Palestinian factions have called for a day of rage on Sunday, a day of demonstration. Largely those calls are symbolic and yet even if it doesn't bear itself out on the streets, it is indicative of where those tensions stand right now and a fear on both the Israeli and the Palestinian side that the attack here in Halamish will lead to copycat attacks and that this wave of violence perhaps is just starting.
That is the pressure on leaders, not only here but throughout the region, even perhaps pressure on the U.S. to try to find some way to ease this tension as quickly as possible before it gets worse, heading into what could be a very difficult week here in the region -- Oren Liebermann, CNN, Halamish.
VANIER: Turkish president Recep Tayyip Erdogan is heading to the Gulf region. He's going to try to patch up the growing rift between Qatar and its neighbors. However, Turkey is not seen as an independent broker, since it has military interests in Qatar.
Thousands of Turkish soldiers have been sent to the country since that diplomatic crisis began in June. Qatar. And ending that Turkey-Qatar military cooperation is one of the Gulf countries' demands.
Coming up after the break, for days, thousands of protesters have rallied against efforts to overhaul Poland's judicial system. And now they are demanding immediate action from the president.
Plus: censors in China are tightening their grip on the Internet. Some of their targets: a popular messaging app and a cartoon bear. The latest from Beijing -- after the break.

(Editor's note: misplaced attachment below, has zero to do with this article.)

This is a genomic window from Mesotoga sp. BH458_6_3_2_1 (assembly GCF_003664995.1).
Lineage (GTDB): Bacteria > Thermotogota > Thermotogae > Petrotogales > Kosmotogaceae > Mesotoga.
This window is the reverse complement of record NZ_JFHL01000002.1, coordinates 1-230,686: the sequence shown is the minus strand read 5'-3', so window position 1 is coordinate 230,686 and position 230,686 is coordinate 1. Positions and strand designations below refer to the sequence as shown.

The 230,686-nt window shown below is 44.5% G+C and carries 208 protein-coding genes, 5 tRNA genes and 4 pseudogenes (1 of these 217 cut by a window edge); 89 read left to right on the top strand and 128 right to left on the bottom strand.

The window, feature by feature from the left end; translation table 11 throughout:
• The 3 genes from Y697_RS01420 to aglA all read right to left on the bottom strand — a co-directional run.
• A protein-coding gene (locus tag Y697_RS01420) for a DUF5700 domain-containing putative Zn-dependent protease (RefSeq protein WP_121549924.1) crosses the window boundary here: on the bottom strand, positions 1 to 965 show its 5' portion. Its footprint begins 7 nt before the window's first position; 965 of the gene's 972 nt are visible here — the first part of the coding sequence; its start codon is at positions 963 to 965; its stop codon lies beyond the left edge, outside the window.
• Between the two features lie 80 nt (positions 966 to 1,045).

(BEGIN VIDEO CLIP)
VANIER (voice-over): That right there is some of the outrage in Poland. They're chanting, "We want a veto," after the upper house of parliament passed a controversial new bill on Saturday. It gives the government the power to remove all of the country's supreme court justices and to pick their replacements.
The president has 21 days to sign or veto the bill. Any critics view it as a power grab, even an attempt to undermine Poland's democracy. Protests have erupted across the country.
(END VIDEO CLIP)
VANIER: More demonstrations are planned in the coming days, all trying to influence the president into vetoing the bill. Our Muhammad Lila reports from Warsaw.
MUHAMMAD LILA, CNN CORRESPONDENT: Thousands of ordinary people here in Poland continue to flood the streets to protest what they say is a move by the country's ruling party that would infringe their basic democratic rights.
If you look around, you'll see many people hold holding candles. They say those candles are a symbol of hope and they're chanting slogans, like "free court system" or "we want a veto."
And this all has to do with a controversial piece of legislation that's been proposed by the country's ruling party. If that legislation is approved by the country's president, it would give that ruling party unprecedented power to appoint and remove the country's supreme court judges.
And here is why that's important. If you think back to Democracy 101, one of the basic hallmarks of a free and stable and healthy democracy is an independent judiciary.
Well, these people here are protesting, saying that if this bill becomes law, then this country will effectively no longer have an independent judiciary because whoever is ruling the country, in this case the Law and Justice Party, would be able to appoint supreme court judges that support that country's own mandate.
Now for its part the ruling party says that this is part of the democratic process. And the ruling party should be allowed to have that control over the supreme court system.